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posted on 26 September 2017

Fierce Rotation Drives A New High

Written by

Macro Tides Technical Review 25 September 2017

The S&P 500 made a new high of 2508.85 last week on Wednesday morning before the Fed released its FOMC statement and Janet Yellen’s press conference before slipping to an intra-day low of 2496.54 on Friday. The range for the week was 12.31 points or 0.49% based of the September 18 close. The range of 0.49% for the week was the smallest since 1972. Such a narrow range would not have been surprising had it occurred during the 4 day trading period between Christmas and New Years Day. That it happened during the week the Fed announced the biggest change in its monetary policy since the financial crisis is remarkable.

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The dormancy of last week’s trading masked the dynamism of fierce rotation under the surface. On the plus side, the Russell 2000 continued to rally strongly after months of underperformance. After falling more than 7% between July 25 and August 18, the Russell 2000 made a new high today. The Russell’s RSI has moved from being oversold on August 18 to overbought, which suggests that the upside is likely limited in the short term. The Russell 2000 is also running into a trend line connecting highs in March 2014, June 2015, and four prior highs in 2017.

Click on any chart below for large image.

welsh.tech.2017.sep.25.fig.01

The DJ Transportation average shed 7.7% between its early July peak and August 24. For weeks the DJT failed to confirm the new high in the DJIA but has motored in the last three weeks and is very close to making a new high. It has moved from being oversold to being overbought as measured by its RSI. A trend line connecting prior highs is only 1.5% above its current level.

welsh.tech.2017.sep.25.fig.02

As money was flowing into the Russell 2000 and the DJ Transports, it was flowing out of big name technology stocks that overweight the Nasdaq 100. Last week, the Nasdaq 100 recorded a negative weekly key reversal as it made a new high for the week, reversed lower and traded and closed below the prior week’s low (blue arrows). Weekly reversals often occur at intermediate term highs and lows. During the week of June 9, the Nasdaq 100 experienced a negative key reversal which ushered in the correction that lasted until August 21. Last week’s reversal was followed by weakness today as the Nasdaq 100 fell by more than 1.1%.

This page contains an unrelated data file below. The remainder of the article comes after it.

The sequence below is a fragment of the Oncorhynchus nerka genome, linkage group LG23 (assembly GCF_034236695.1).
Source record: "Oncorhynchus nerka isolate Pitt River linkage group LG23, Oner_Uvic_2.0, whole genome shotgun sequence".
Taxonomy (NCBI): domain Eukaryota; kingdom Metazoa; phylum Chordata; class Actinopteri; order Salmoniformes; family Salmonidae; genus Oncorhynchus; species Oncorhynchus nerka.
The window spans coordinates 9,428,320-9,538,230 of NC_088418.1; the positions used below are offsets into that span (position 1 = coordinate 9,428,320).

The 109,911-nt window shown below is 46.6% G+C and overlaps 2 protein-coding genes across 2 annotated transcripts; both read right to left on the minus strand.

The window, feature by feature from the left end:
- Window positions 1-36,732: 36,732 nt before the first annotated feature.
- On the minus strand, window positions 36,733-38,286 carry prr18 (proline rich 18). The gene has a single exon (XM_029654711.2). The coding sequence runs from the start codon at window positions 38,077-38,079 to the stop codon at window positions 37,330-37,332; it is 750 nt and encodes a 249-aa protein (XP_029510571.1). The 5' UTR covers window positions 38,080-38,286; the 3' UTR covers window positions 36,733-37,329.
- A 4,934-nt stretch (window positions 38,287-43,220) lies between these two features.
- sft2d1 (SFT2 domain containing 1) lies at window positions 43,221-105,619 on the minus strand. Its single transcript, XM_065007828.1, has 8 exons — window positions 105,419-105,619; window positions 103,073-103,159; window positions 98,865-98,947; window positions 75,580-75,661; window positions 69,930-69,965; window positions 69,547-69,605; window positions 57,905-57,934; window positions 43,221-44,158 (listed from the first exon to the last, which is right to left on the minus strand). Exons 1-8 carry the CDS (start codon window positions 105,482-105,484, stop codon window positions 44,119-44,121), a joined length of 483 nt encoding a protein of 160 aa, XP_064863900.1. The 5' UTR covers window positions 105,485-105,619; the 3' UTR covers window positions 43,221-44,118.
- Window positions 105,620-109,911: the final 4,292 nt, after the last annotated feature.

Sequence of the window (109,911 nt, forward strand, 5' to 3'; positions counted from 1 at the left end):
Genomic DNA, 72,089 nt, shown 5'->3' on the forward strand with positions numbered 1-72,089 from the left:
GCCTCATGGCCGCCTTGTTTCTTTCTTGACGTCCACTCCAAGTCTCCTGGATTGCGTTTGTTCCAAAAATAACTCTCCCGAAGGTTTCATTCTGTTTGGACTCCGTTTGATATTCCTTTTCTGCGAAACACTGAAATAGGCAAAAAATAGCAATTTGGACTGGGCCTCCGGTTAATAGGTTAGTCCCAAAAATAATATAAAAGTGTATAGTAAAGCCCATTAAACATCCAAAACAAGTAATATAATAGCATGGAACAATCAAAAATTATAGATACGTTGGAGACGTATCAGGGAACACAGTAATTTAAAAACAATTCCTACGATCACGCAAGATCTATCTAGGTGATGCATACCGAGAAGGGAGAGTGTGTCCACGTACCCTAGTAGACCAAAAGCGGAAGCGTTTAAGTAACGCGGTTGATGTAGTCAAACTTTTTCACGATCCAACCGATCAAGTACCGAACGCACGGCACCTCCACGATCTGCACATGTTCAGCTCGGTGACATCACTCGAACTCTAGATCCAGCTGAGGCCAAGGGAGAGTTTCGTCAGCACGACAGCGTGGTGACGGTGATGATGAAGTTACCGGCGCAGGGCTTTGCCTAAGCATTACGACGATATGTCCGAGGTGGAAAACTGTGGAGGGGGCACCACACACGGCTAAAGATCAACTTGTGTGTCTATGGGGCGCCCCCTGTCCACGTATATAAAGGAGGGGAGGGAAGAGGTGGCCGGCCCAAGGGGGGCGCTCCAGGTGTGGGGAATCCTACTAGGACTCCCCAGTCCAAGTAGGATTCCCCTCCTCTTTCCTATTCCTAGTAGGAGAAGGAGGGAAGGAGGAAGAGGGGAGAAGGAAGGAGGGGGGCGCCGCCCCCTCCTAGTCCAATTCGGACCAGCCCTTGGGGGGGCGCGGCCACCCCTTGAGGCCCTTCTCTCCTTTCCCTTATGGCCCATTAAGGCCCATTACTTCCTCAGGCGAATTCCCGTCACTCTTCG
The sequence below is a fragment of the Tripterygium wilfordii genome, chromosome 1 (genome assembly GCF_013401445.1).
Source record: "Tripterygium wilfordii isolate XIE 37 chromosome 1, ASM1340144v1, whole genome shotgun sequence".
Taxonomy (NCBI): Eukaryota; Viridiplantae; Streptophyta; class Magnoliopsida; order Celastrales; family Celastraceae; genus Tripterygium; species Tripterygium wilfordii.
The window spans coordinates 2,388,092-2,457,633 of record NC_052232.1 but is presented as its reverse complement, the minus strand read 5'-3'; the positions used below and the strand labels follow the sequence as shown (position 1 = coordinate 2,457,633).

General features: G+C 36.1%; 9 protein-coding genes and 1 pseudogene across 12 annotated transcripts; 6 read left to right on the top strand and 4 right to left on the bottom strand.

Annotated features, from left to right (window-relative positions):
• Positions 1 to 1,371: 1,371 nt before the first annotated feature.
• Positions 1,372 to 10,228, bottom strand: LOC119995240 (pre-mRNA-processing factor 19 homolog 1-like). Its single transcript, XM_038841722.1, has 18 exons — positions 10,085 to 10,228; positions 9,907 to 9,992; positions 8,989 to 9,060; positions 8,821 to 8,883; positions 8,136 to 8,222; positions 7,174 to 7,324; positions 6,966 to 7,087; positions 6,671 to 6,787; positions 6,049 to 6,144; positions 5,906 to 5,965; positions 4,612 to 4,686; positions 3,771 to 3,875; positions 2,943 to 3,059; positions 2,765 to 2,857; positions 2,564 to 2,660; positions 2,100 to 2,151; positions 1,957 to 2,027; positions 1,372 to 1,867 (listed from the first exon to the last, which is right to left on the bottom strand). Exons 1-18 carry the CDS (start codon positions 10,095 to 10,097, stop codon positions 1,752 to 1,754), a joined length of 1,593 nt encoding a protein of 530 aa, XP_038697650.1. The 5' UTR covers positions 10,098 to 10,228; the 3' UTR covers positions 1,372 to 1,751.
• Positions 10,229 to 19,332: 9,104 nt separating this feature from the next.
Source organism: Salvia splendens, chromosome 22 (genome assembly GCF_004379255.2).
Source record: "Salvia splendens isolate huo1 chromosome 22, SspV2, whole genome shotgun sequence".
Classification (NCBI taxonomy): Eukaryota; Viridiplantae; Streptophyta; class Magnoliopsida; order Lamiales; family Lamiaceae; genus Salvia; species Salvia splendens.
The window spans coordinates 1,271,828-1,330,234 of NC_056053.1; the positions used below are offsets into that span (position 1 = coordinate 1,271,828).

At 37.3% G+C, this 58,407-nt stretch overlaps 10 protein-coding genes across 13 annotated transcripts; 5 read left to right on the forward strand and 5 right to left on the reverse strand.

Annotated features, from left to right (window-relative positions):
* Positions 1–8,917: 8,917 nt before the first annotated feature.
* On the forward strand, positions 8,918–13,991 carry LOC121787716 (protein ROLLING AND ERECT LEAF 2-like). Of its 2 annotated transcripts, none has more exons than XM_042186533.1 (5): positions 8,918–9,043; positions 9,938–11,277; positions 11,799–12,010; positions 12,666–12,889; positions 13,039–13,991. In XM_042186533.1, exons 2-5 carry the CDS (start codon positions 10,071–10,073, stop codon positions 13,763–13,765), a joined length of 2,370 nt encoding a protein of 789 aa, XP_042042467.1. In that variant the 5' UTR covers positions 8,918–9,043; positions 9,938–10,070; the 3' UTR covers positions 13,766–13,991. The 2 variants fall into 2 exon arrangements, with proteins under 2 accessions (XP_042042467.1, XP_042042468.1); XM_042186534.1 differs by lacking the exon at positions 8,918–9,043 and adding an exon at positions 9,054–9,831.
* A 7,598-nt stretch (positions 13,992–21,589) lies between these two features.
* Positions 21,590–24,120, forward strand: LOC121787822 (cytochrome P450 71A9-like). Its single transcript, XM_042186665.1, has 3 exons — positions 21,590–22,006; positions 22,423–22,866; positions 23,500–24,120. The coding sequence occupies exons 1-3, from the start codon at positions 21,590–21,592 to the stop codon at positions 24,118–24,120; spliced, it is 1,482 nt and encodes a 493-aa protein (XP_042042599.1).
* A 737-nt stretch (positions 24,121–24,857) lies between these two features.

The question facing investors is whether the rotation out of the big name tech stocks and into small cap stocks will continue, so the weakness in tech stocks that carry big weightings in the Nasdaq 100, Nasdaq Composite, and S&P 500 (Tech has the largest weighting in the S&P at 23.4%) can be contained. With the Russell 2000 overbought and approaching an important resistance line, the odds would seem to favor profit taking in the small cap stocks soon. I don’t think money will flow back into the big name tech stocks if the small cap stocks experience a setback. If the Nasdaq 100 closes below 5988 on September 29, it will record a monthly negative key reversal, which is relatively rare. If correct, the S&P is likely to pullback a bit more as it did last week despite the relative strength in the Russell 2000.

The strength in small cap stocks has spilled over into the S&P Equal weight ETF (RSP), which has caused its relative strength to the S&P to improve nicely since September 19. The downtrend in its relative strength is still intact (blue trend line) and wouldn’t signal a reversal until it rises above the red horizontal trend line. The short term trend is positive but the intermediate trend will remain negative until the red horizontal is overtaken.

The NYSE Advance/Decline line made a new high today which suggests any pullback is likely to be shallow i.e. 3% to 5%. Although the percentage of stocks making a new 52 week high is below the late July level, at 3.60% versus 4.46%, the current level is still quite healthy. The percent of stocks above their 200 day average on Friday was 63% and below the 67% recorded in late July. In June of 2015, the percent of stocks making a new 52 week high was below 0%, and the percent of stocks above their 200 days average was below 50%.